The surprising secret behind the world’s best Mac-and-cheese

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The founder of Beecher’s spills the beans on top, making the company’s signature dish extra special. Fair warning: reading the gooey details will probably leave you very hungry.

It all starts with the cheese

Kurt Beecher Dammeier’s lofty goal with the November 2003 launch of Beecher’s was to convince consumers that eating handmade cheese should not be reserved for special occasions. “We wanted to take artisanal cheese and make it an everyday cheese,” he explained in a recent phone interview.

The mission began when Dammeier rented a prime spot at Seattle’s Pike Place Market. “We did it a bit backwards,” he said. “We had the space and then we tried to learn how to make cheese. It was more challenging than expected, so we hired a cheese maker and then tried to find a local source for milk. That was much harder than we thought it would be.”

Finally, the hard work has paid off, with fans often queuing for the now-famous grilled cheese and mac-and-cheese served at its Seattle spot, as well as its location in Manhattan’s Flatiron neighborhood.

Those gooey creations became the irresistible introduction to Flagship cheese, a cheddar with Gruyere undertones. Made in the Swiss tradition, it has a sweet, slightly nutty flavor with a creamy finish. It was a surprising new product when it debuted and now it has quite a few wannabe products for a similar profile.

Although the flagship is aged for a minimum of 14 months, it is often aged for longer, helping to develop the complex flavor, a complexity shown in the mac-and-cheese.

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How about that mac now?

Dammeier’s entrepreneurial fervor was fueled by the success of Beecher’s, which showcases the cheese-making process for the hordes of tourists who frequent Pike Place Market. Soon the parent company – known as Sugar Mountain – expanded to include the popular Pasta & Co. “This iconic spot had a four cheese mac-and-cheese in the frozen section. We adopted that recipe,” he said.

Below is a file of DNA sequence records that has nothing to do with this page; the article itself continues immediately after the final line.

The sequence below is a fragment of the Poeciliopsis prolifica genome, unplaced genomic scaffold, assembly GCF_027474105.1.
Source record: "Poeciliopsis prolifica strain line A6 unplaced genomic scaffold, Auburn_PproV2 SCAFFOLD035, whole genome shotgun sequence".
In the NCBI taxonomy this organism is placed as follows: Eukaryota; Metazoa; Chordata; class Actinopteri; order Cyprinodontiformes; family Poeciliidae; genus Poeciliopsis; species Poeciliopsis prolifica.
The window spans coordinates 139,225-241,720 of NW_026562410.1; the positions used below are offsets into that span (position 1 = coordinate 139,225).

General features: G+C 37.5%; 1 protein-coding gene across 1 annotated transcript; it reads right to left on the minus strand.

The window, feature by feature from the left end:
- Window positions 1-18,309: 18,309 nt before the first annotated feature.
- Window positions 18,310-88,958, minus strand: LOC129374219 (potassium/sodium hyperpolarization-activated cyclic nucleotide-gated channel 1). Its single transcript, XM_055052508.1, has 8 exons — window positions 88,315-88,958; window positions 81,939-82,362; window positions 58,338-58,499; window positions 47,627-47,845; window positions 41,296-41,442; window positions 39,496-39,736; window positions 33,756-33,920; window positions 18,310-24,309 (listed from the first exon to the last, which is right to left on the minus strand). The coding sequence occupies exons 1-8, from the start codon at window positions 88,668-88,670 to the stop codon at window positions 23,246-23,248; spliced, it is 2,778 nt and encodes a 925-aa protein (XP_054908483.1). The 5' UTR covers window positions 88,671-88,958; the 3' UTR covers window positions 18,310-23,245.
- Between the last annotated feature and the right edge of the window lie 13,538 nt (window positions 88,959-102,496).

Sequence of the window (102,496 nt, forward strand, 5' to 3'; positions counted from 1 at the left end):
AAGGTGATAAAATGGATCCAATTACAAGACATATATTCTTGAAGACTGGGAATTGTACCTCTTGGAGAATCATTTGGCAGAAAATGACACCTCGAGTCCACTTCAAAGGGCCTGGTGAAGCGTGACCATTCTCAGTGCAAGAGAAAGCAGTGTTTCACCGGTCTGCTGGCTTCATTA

Something like over 20 versions later and the culinary team had a winner, one that has won awards and adoration from discerning foodies.

“It’s a really simple recipe with equal parts really good cheese and really good pasta,” he said.

The subtle seasonings make the dish crave in the category, and Dammeier generously thanks his neighbors at Pike Place Market for ongoing inspiration. “There are few places like Market Spice. It really hasn’t changed since it opened.”

And those key spices that make up the flavor profile of Beecher’s Mac-and-cheese?

“We use a little chipotle power, some granulated garlic and a little bit of salt,” he said. “It’s such a small amount, but it really adds to the umami.”

Mission accomplished! With the success of that product — which is available in the frozen section of more than 12,000 supermarkets nationwide, as well as online — the mac-and-cheese portfolio has expanded over time.

There is now a gluten-free version, as well as a variation made with smoked Flagship and a preparation with peppers. Roasted potatoes, street corn, and mushroom rice have also gotten the mac-and-cheese treatment.

Want to try DIY? Beecher’s serves its recipe online.

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What’s next?

Dammeier is happiest when he has a full plate and an ambitious agenda. Expansions and acquisitions include the opening of a Beecher’s in New York City’s Flatiron neighborhood, a move that led to the development of Dutch Hollow Dulcet, an ultra-rich cheese made with Jersey cow’s milk at Dutch Hollow Farm in the Hudson Valley.

The creation of The Butcher’s Table was connected to the company that acquired Mishima Reserve, which sources sustainable American Wagyu beef from a cooperative of farmers across the country.

When it comes to supermarket-friendly frozen foods, consumers can expect more options in the coming year: different types of lasagna with red sauce, meatballs made with grass-fed beef and mac-and-cheese appetizers.

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